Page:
The experiment in generative publishing thus attempts to investigate the above, by posing the machine as an ‘auto-critic’. In the spirit of agonism, the machine as an auto-critic attempts to leverage discourses on the internet to generate zines based on a certain topic. By juxtaposing data from distinctly different sources, the zine as a ‘body of knowledge’ acts more as an ironical assemblage, one that attempts to provoke.

As, the »Edible images« series acts a starting point of this experiment, the zines have not been generated automatically or seamlessly by the posited auto-critic. Instead, they have been generated through a process that is partially human, partially machine, nevertheless critical.

Based on a keyword, data in the form of text and image was retrieved from different corners of the internet using methods of APIs, as well as manual scraping of open databases and discursive spaces. The retrieved data was then used to create a local databank, which was used to generate the series of zines, each issue of which corresponds to the particular keyword searched for.

To know more about how the zines were made and the tools that were employed, PTO.


The ‘News API’ was used to get a JSON data-list of the most recent news articles published on the internet, based on a keyword search. ‘Wikimedia Commons’, ’Open-Food Facts’ and ‘Reddit’ were manually scraped for text and images using the same keyword. (In spite of the fact that each of them offers an API)


Data retrieved from step 1 was compiled into a local folder on the computer.


Harnessing the powers of ‘basil.js’, data was pulled from the local database to ‘design’ the zines with code, instead of the traditional InDesign GUI.


Tiziana Krüger

Sophie Golle

What do pictures sound like?

  1. Convert a picture to an audio file with Photosounder, MetaSynth or Sonic Photo (for Windows only).
  2. Save the audio file (not possible with free demo of Photosounder and MetaSynth, but you can record the sound with Audacity and save it).
  3. Use the spectogramm (programme: Sonic Visualiser) to make the picture, hidden in the generated audio file, visible.

Manipulative practices of image production are not only used by the media. Celebrities and advertising industries are making use of it as well as people in power. Common practice include deleting political enemies from photos, airbrushing the face of an aged leader to revive a youthful appearance or the so-called Bedeutungs-perspektive, which is a perspective in pre-renaissance painting that sizes persons and objects according to importance. The idea of the project is three voice commands (“Delete”, “Smooth”, “King”) activating three different ways of political image processing.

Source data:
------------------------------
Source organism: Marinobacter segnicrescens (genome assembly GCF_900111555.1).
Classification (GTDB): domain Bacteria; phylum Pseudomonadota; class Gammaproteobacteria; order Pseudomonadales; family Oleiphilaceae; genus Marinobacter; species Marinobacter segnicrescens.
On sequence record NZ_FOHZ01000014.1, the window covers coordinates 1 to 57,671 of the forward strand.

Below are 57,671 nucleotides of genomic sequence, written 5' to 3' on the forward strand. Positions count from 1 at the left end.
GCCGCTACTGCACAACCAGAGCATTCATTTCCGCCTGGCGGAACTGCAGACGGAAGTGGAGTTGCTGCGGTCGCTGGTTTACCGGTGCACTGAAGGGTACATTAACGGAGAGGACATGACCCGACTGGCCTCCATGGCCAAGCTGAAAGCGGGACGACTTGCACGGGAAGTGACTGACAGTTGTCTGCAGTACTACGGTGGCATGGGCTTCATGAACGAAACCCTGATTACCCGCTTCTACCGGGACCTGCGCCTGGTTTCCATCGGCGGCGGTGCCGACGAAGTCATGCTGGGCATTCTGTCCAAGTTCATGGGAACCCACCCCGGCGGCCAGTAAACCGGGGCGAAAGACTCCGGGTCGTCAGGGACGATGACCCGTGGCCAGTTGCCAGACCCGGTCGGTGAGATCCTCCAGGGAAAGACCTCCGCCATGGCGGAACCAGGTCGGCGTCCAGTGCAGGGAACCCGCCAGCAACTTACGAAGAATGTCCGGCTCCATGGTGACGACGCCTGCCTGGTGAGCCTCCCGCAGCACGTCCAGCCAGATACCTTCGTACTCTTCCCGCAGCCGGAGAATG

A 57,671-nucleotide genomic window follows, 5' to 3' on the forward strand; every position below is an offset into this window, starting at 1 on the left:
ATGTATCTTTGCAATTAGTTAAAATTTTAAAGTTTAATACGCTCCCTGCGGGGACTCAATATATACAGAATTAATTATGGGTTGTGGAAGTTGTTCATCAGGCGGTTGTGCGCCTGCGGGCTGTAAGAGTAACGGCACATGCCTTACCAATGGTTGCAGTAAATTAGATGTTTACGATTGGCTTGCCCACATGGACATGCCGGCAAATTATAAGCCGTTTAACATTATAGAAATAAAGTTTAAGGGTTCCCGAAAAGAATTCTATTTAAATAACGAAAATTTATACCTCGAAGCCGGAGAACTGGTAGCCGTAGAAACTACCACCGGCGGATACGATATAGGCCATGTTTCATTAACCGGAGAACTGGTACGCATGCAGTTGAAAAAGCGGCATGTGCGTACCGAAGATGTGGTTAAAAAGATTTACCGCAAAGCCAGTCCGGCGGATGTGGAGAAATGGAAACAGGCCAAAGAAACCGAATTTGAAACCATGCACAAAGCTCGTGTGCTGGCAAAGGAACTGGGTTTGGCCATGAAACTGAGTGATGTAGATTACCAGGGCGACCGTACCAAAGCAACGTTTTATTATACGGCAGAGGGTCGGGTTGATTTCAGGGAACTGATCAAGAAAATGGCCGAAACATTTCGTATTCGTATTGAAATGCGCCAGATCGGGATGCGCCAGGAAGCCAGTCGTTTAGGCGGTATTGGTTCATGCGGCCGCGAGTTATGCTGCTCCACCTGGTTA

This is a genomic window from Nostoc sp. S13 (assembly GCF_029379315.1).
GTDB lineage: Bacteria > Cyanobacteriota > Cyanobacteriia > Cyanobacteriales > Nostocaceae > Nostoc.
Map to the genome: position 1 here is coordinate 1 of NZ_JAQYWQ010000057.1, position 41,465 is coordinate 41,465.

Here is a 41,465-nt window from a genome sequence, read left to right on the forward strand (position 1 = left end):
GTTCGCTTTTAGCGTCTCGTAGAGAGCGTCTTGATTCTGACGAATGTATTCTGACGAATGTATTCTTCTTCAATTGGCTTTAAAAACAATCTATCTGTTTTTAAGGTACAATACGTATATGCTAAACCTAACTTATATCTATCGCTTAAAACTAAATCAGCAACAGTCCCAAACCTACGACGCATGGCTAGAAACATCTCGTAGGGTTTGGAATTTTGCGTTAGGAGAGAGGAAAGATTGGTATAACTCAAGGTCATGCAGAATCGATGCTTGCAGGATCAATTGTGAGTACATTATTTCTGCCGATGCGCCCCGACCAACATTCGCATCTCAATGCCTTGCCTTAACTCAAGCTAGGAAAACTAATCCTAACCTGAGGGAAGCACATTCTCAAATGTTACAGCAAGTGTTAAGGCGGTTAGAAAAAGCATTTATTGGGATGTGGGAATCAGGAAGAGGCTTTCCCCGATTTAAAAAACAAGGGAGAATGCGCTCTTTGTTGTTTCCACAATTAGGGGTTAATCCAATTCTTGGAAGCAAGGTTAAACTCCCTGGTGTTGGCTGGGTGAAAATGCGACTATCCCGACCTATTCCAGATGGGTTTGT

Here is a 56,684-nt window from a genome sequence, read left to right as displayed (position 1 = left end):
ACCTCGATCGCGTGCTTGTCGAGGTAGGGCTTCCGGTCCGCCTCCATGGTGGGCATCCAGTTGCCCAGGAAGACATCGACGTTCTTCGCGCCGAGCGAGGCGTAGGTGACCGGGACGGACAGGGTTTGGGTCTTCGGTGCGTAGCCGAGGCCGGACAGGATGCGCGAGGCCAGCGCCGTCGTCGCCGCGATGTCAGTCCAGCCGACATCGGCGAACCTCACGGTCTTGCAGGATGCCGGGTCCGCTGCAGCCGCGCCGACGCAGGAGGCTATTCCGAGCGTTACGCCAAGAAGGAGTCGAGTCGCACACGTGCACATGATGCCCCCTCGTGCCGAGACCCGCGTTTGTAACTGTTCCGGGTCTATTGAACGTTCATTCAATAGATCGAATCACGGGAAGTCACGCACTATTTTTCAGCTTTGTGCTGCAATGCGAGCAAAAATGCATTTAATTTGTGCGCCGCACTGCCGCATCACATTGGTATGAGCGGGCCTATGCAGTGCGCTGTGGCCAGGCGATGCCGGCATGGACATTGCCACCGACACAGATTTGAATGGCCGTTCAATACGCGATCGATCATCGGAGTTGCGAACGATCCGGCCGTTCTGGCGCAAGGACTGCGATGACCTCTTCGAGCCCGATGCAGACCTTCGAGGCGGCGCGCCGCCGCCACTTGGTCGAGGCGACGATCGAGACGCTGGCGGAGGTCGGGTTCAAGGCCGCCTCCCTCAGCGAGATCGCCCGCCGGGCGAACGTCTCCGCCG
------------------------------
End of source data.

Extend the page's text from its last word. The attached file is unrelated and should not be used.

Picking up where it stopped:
More Information:

Roberta Esposito

Travelling through the internet

Google research by images can take you very far. Starting from Cologne, I wanted to travel the internet jumping from one picture to another to see how far the research could take me. We’re used to sending postcards from our holidays to family and friends, but nowadays we are getting more used to sending selfies through messaging apps. That’s why I collected “selfie postcards” during my trip.

The steps of my research:


1. Took a selfie in Cologne

2. Uploaded it on Google research by images to see the most similar result


3. I picked the first result and uploaded it again in the research bar and saved again the first image I got.

4. I did it several times, until I got stuck because I always got the same image as the first result.


5. This reseach is still in progress [...]

Raphaël Fischer-Dieskau

Lisa Schirmacher

Algorythmic Faliure

I visualize how abstract data in computers actually are and how they make up things and maybe produce faliures. Every program has its own rules of how to deal with data and therefore every digital tool influences the outcoming result and generating new data along the way. To create this experience and make it most perceptible I transferred this data in a for an human very primal space: the 3 dimensional „reality“.

In Special Case of the Portrait as a Image-Topic i think its most interesting and i am also curious about: How Identity and Personality is destroyed through reducing real images to pixels and through defining rules to read this pictures. But also in every picture: You only see what you want to see.

Step 1: Take a normal photo of a person.

Step 2: Convert in black and white with Photoshop.

Step 3: Take the highpass filter.

Step 4: Increase the contrast by using levels in Photoshop.

Step 5: Pixelate your image.

Step 6: Increase contrast by turning down brightness and increasing contrast.

Step 7: Use the website to convert your 2D Image into a 3D Image. Blend out the background.

Step 8: Repeat step 6 to see how the algorithm reacts.

Step 9: You can export Wavefont OBJ File to look at your Image in Cinema 4D. You have to delete the .txt at the end of the file first. Now you can make a video or something else. Have fun!